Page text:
To apply the paint, I used a foam roller; they are great! I get good and consistent coverage from them. Next, I used a high gloss water-based black paint, and nope I didn’t prime it; I just applied the paint. One coat was all I needed.
Painting the slats before installing is a huge time saver! Now, my focus is to space them accordingly. I used a scrap piece of 2×4 to space the slats equally. The slats are secure from underneath, so the pocket holes remain unseen. I only used three holes per slat, two on one side and one on the other.
I also added a single slat in that built-out area on both sides of the bottom shelf. I lined them up with the painted slats, so it was not a distraction to look at.
Add the Lighting Panel
I am repurposing a light fixture for my garage. Perfect timing, being I recently took them out. Since they have LED strips, I didn’t need to be concerned with a bulb breaking while pounding on the workbench. Like always, you can find a solution that makes more sense for you. As an alternative, I found a light you can check out; the one I have is discontinued.
Now, to build the frame for the light fixture and install it.
Next, I frame an area to install the electrical junction box.
Now route the electrical wires through the clamp connector. I used a 14-gauge tool replacement plug; you can use an extension cord, but it MUST be a 3-pronged plug rated for a 15 Amp circuit at a minimum, and I highly recommend only using a power cord with a ground wire.
Next, remove the jackets from all electrical wires using a razor blade, and add the outlet and power switch to the junction box.
Then tap off that connection to create another outlet on top of the workbench. The add-on outlet is to supply power to the optional fan.
Installing the Fan
Adding a fan, of course, is an optional feature, but it occurred to me that it’ll be pretty handy to have while spending long hours on a workbench.
First, add the top slats between the two frames on the side of the light panel. The slats were secured with pocket hole screws from the top. Next, I picked the third slat from the front panel and drilled a hole for the insert nut. I used a knob to install the nut, I could have used the same threaded insert I used for the casters, but I happen to have a few knobs.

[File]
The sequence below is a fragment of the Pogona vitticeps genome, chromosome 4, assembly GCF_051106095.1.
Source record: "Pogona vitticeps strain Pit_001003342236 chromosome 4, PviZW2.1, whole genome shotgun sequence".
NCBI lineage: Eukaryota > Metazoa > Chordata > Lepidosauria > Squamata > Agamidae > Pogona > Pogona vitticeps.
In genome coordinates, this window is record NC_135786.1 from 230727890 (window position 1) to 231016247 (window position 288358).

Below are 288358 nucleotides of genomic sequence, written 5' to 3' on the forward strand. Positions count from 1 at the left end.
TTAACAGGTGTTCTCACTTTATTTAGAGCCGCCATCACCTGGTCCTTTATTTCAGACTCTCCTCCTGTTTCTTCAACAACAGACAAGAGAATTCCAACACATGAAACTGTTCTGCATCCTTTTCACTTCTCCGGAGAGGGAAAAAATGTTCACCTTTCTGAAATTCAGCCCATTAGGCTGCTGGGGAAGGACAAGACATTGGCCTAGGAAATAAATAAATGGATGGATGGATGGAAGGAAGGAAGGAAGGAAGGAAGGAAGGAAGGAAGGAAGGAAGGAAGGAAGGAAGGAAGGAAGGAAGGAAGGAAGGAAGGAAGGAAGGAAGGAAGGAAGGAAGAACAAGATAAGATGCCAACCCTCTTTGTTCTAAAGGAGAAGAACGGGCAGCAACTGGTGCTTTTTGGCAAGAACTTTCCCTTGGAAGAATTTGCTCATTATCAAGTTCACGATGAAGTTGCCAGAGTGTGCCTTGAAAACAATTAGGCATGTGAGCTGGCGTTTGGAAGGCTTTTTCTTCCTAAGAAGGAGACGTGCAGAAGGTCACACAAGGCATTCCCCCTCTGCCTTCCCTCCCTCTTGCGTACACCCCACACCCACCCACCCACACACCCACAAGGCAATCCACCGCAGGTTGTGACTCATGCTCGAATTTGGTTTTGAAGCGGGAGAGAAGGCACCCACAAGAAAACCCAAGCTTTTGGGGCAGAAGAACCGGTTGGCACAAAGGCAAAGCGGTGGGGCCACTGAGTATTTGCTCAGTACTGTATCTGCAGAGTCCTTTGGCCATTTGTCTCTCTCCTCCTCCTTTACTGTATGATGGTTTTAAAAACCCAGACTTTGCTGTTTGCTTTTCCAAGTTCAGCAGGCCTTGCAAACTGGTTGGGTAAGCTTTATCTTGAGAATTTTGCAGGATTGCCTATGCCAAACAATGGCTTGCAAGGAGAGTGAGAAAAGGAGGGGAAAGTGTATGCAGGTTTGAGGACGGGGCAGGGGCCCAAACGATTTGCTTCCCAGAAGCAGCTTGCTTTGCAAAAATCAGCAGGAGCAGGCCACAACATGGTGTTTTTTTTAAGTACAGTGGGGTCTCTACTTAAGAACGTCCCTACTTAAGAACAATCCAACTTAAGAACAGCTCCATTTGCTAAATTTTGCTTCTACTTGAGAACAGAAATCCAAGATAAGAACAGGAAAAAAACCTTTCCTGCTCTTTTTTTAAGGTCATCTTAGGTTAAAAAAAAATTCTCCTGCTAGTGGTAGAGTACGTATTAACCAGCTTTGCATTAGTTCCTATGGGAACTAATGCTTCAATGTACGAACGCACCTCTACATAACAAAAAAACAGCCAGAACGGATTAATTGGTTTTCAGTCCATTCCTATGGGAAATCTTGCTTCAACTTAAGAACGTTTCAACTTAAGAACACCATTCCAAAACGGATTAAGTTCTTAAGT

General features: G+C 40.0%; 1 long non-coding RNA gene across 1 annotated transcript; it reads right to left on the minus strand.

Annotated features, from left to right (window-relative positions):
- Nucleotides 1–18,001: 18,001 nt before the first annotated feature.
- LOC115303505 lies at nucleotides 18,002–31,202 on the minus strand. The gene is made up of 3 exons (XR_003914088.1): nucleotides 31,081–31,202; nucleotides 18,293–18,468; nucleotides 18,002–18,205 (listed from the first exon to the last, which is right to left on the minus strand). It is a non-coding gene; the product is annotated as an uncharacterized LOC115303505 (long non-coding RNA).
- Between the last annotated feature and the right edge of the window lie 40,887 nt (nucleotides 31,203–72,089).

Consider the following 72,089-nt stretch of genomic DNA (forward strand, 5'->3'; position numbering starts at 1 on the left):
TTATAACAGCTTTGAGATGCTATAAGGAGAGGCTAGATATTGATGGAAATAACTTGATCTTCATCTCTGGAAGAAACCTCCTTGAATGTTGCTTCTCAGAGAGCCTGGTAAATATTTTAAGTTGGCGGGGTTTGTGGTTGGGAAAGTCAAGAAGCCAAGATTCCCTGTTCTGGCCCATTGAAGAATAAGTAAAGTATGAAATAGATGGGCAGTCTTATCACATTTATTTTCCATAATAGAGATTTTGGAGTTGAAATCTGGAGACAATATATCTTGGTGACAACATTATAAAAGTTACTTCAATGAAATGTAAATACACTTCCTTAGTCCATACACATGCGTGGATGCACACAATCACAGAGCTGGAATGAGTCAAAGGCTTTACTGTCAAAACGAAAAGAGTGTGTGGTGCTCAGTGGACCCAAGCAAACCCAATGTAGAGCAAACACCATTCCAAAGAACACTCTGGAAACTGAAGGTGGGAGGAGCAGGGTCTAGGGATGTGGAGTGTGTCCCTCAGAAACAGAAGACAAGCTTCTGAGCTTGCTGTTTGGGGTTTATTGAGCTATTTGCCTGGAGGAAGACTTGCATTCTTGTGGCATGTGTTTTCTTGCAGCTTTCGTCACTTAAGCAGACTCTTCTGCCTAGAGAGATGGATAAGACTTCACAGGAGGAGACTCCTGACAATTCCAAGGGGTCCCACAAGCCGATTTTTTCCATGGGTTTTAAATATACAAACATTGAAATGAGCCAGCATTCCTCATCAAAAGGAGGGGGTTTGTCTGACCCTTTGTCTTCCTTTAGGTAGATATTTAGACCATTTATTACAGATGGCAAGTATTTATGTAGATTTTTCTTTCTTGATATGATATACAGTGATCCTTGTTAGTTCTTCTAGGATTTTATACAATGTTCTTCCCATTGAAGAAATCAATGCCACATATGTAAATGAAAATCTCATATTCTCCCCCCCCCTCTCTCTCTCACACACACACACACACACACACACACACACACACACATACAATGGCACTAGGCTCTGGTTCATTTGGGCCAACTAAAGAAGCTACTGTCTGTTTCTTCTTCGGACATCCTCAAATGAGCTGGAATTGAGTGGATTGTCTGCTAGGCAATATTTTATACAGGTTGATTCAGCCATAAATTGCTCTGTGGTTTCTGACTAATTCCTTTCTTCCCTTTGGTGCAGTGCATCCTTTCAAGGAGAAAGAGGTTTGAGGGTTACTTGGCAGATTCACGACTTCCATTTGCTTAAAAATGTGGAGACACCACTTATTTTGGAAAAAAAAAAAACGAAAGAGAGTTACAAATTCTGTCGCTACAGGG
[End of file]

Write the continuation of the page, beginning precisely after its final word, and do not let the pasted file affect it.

I found a small 9in fan it seemed to blow strong, was a good size for the bench, and drilled a hole into the bottom of the base. After installing the fan, I drilled a hole to pass the power cord up.
I added an outlet on top of the workbench above the fan and connected that outlet to the existing junction.
Add the Husky Workbench Top
Last but not least adding the workbench top. I happen to like the Husky workbench top; I felt it was a nice touch to the finished product. It has a nice finish, looks good, and the best part is it’s done. It’s on a workbench I have, and I felt this would look nice in this space. So I added the top and secured it with (8) 3in brackets. This top is measured at 24 inches by 72 inches with a thickness of 1-1/4in. However, you can build a top. You can use MDF, plywood, 2 by 4, and even southern yellow pine lumber.
The bottom of the workbench was strategically designed for a stool to be tucked under it. At the same time, the seat does not go all the way under. There’s enough room for you to get closer to the workbench. As is, the stool is a bit high for my liking, even at its lowest level. I’m not sure yet, but I’ll likely cut off about 2 inches from the legs to lower it.
This workbench is great for adding a work spot in a garage or other shared space. The light panel provides extra lighting for projects that require a bit more precision and it can also be rolled out for 360 degrees of space around it when needed for larger projects like woodworking. Tools and other accessories like a Benchtop Router Table clamp right onto the side for easy use and storage as well.